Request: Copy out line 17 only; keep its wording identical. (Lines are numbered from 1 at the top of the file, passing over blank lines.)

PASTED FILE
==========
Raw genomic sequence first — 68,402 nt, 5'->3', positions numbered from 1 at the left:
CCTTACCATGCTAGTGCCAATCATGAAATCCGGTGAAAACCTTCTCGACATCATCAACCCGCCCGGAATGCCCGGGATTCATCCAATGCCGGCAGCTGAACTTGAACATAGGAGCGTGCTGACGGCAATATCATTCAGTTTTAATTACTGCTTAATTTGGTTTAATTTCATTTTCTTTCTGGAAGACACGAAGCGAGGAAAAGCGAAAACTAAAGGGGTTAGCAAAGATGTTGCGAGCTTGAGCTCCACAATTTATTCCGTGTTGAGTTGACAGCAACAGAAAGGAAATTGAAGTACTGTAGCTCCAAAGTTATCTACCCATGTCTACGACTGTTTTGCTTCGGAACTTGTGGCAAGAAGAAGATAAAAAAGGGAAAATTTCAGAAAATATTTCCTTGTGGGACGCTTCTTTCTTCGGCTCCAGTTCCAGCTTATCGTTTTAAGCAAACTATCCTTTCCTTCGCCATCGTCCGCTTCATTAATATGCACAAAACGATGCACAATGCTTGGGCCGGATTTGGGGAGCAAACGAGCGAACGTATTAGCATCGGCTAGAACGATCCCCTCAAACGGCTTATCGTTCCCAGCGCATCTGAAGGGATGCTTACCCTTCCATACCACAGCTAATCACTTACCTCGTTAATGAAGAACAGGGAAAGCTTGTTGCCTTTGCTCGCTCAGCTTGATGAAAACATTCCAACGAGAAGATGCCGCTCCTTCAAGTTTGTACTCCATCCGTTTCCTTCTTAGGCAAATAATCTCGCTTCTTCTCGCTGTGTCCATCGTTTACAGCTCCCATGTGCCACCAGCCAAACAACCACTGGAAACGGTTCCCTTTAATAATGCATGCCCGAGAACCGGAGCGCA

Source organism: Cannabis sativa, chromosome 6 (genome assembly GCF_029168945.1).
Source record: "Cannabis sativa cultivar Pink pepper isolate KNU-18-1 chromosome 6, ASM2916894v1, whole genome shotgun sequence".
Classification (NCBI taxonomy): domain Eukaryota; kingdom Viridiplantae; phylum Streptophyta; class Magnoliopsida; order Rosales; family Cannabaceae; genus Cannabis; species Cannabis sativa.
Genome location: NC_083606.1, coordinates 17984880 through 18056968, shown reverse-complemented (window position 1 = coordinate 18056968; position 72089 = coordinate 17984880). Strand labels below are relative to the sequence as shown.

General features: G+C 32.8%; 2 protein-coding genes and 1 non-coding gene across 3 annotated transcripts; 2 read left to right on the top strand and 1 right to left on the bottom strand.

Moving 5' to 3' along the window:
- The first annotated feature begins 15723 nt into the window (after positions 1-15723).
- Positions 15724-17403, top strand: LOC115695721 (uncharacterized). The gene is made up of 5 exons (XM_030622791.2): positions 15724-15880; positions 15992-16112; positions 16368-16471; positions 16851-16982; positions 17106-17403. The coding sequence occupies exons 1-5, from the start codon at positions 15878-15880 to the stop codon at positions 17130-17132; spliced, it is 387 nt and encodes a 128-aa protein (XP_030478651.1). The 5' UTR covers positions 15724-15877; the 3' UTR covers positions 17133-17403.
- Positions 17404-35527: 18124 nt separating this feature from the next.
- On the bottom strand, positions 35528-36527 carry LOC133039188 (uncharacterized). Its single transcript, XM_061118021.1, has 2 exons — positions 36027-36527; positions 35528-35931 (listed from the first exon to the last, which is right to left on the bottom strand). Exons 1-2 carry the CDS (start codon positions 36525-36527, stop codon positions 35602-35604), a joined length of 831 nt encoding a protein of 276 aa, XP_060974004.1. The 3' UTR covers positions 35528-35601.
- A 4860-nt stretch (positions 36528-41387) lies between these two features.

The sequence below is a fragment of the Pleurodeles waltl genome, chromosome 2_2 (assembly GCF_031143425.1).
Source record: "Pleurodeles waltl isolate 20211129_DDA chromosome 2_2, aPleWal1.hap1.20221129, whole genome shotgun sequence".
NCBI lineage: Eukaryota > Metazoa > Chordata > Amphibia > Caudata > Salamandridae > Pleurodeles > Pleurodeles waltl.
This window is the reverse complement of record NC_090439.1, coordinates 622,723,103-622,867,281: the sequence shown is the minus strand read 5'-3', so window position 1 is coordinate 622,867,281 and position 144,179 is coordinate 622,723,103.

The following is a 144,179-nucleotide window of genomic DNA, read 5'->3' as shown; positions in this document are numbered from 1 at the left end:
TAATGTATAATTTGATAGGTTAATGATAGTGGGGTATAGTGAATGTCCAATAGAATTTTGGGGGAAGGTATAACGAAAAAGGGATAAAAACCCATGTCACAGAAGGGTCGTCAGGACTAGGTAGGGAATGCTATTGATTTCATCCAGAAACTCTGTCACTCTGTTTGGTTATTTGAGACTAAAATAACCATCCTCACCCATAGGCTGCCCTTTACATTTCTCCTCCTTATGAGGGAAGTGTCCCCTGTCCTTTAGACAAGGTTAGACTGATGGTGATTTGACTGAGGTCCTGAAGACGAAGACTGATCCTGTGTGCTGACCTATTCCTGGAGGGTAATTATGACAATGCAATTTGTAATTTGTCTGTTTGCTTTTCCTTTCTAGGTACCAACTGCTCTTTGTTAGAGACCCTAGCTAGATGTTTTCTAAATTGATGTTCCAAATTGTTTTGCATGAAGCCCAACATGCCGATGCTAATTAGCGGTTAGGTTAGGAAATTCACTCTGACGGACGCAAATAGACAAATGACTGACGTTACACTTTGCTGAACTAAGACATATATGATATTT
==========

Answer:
This window is the reverse complement of record NC_090439.1, coordinates 622,723,103-622,867,281: the sequence shown is the minus strand read 5'-3', so window position 1 is coordinate 622,867,281 and position 144,179 is coordinate 622,723,103.